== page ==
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The Phanerozoic diversification of silica-cycling testate amoebae and its possible links to changes in terrestrial ecosystems

PeerJ, Sep 8, 2015 [Peer Reviewed Journal]

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  • Title:
    The Phanerozoic diversification of silica-cycling testate amoebae and its possible links to changes in terrestrial ecosystems
  • Author: Lahr, Daniel ; Bosak, Tanja ; Lara, Enrique
  • Found In: PeerJ, Sep 8, 2015 [Peer Reviewed Journal]
  • Subjects: Arcellinida ; Amoebozoa ; Quadrulella ; Shells ; Primary Production ; Predators ; Oceans ; Colonization ; Silica ; Biogeochemistry ; Fossils ; Terrestrial Ecosystems ; Metabolism ; Phylogeny ; Flagellates ; Mineralization ; Ecosystem Biology ; Cell Division ; Organic Matter ; Amoebozoa ; Evolution of Eukaryotes ; Conquer of Terrestrial Environment ; Molecular Clocks ; Testate Amoebae ; Silica Cycle ; Coupled Carbon and Silica Cycles ; Vase Shaped Microfossils ; Ancestral State Reconstruction
  • Language: English
  • Description: The terrestrial cycling of Si is thought to have a large influence on the terrestrial and marine primary production, as well as the coupled biogeochemical cycles of Si and C. Biomineralization of silica is widespread among terrestrial eukaryotes such as plants, soil diatoms, freshwater sponges, silicifying flagellates and testate amoebae. Two major groups of testate (shelled) amoebae, arcellinids and euglyphids, produce their own silica particles to construct shells. The two are unrelated phylogenetically and acquired biomineralizing capabilities independently. Hyalosphenids, a group within arcellinids, are predators of euglyphids. We demonstrate that hyalosphenids can construct shells using silica scales mineralized by the euglyphids. Parsimony analyses of the current hyalosphenid phylogeny indicate that the ability to “steal” euglyphid scales is most likely ancestral in hyalosphenids, implying that euglyphids should be older than hyalosphenids. However, exactly when euglyphids arose is uncertain. Current fossil record contains unambiguous euglyphid fossils that are as old as 50 million years, but older fossils are scarce and difficult to interpret. Poor taxon sampling of euglyphids has also prevented the development of molecular clocks. Here, we present a novel molecular clock reconstruction for arcellinids and consider the uncertainties due to various previously used calibration points. The new molecular clock puts the origin of hyalosphenids in the early Carboniferous (∼370 mya). Notably, this estimate coincides with the widespread colonization of land by Si-accumulating plants, suggesting possible links between the evolution of Arcellinid testate amoebae and the expansion of terrestrial habitats rich in organic matter and bioavailable Si.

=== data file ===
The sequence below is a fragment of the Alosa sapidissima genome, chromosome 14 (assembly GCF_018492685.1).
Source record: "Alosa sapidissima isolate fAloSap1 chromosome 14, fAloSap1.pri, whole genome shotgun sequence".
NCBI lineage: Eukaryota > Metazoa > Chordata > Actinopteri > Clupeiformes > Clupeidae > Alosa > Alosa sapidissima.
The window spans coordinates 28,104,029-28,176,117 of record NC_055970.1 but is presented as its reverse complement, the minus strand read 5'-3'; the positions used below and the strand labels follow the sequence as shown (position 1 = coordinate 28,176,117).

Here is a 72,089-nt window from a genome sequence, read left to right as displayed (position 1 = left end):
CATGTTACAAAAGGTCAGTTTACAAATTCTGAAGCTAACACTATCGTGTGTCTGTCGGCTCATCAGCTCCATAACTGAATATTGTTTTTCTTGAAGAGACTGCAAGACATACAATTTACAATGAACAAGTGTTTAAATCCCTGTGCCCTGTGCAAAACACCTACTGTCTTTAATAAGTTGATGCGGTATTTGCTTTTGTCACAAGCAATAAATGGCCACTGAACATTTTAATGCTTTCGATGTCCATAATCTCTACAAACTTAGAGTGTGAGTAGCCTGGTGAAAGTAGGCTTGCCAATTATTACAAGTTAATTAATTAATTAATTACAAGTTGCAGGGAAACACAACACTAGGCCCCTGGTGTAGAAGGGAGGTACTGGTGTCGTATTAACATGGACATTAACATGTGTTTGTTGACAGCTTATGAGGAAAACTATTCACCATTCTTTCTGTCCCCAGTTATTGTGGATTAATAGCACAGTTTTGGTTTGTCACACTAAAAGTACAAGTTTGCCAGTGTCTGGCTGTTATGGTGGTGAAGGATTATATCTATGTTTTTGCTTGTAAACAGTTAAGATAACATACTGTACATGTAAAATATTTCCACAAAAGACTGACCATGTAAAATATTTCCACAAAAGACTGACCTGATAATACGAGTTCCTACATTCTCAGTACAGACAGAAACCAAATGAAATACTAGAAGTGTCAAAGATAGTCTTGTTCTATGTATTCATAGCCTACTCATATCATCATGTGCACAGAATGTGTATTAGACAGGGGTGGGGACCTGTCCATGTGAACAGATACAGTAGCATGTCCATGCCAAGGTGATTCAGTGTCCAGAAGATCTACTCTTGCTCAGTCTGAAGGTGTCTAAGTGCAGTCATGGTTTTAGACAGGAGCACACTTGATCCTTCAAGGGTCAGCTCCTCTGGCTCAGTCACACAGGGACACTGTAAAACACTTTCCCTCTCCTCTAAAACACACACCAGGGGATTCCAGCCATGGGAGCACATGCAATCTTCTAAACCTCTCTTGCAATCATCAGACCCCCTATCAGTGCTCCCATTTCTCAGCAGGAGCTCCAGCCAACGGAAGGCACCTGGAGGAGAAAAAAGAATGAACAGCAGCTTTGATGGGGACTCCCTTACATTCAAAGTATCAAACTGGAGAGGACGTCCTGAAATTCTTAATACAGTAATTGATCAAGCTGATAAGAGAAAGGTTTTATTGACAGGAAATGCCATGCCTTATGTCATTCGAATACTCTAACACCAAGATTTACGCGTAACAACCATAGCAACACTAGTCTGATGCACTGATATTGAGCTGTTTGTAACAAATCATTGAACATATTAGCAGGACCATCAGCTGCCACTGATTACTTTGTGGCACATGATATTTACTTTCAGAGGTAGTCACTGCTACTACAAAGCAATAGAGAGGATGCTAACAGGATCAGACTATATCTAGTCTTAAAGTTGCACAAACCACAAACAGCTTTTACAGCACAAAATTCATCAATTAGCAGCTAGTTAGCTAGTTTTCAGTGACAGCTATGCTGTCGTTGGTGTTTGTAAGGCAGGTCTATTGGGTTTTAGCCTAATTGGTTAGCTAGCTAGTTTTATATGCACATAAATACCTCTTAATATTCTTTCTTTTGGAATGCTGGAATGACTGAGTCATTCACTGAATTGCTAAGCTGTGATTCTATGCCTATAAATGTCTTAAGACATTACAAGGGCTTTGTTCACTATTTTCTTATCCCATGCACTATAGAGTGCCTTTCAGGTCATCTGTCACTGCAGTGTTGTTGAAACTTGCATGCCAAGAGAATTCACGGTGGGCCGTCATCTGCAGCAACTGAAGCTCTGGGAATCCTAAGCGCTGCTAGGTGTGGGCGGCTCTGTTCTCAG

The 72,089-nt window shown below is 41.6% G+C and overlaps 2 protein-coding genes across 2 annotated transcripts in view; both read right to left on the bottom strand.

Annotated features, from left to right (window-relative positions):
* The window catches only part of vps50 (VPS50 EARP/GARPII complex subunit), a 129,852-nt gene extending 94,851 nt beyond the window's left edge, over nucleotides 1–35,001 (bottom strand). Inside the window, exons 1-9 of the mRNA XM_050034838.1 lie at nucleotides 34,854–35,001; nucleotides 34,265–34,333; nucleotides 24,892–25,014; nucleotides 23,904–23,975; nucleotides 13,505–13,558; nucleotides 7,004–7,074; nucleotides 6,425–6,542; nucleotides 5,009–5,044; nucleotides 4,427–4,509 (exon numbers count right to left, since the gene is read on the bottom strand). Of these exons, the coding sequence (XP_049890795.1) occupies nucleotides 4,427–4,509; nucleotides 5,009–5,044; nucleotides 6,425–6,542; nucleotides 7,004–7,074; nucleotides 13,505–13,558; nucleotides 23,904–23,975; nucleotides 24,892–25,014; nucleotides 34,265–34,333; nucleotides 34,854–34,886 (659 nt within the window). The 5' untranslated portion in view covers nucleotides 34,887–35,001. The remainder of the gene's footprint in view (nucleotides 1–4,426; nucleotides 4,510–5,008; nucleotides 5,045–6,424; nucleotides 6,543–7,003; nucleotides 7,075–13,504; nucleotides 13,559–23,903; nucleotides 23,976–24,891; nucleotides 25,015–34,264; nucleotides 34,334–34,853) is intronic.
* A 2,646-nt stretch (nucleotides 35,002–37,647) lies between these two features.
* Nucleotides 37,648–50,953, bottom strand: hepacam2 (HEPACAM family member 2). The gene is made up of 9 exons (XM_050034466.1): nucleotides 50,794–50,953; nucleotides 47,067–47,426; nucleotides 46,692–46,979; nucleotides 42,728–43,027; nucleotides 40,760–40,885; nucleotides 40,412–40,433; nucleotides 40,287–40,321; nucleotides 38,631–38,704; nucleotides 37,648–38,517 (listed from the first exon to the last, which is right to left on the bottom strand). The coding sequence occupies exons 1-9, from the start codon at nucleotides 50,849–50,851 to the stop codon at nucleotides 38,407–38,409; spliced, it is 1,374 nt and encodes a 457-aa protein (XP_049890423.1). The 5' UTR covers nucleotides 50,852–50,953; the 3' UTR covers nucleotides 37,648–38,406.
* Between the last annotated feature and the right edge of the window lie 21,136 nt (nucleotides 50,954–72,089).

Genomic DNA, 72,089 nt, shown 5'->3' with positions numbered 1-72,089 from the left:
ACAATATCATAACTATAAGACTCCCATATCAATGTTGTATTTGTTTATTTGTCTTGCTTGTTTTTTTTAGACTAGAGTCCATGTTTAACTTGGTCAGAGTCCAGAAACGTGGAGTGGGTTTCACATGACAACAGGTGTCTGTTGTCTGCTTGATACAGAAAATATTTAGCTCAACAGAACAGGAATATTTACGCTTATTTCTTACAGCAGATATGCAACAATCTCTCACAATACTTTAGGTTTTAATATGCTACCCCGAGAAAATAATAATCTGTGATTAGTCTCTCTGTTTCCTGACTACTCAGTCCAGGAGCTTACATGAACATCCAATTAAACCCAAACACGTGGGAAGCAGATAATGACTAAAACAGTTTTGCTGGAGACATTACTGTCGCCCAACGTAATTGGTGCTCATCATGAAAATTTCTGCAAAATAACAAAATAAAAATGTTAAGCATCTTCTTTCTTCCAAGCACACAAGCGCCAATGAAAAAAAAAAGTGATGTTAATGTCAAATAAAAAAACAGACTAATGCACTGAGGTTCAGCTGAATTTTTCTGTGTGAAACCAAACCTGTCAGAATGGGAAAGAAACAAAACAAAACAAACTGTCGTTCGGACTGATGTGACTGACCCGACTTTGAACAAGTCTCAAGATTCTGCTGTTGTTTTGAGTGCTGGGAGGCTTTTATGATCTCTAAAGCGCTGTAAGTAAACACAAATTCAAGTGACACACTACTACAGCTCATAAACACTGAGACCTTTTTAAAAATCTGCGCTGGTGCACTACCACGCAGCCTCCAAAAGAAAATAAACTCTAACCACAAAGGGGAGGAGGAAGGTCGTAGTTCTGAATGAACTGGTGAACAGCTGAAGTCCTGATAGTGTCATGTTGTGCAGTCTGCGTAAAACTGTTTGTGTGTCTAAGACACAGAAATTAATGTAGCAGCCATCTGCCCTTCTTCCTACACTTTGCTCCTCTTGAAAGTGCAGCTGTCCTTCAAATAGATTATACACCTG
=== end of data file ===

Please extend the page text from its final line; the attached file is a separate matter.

• Identifier: E-ISSN: 21678359 ; DOI: 10.7717/peerj.1234

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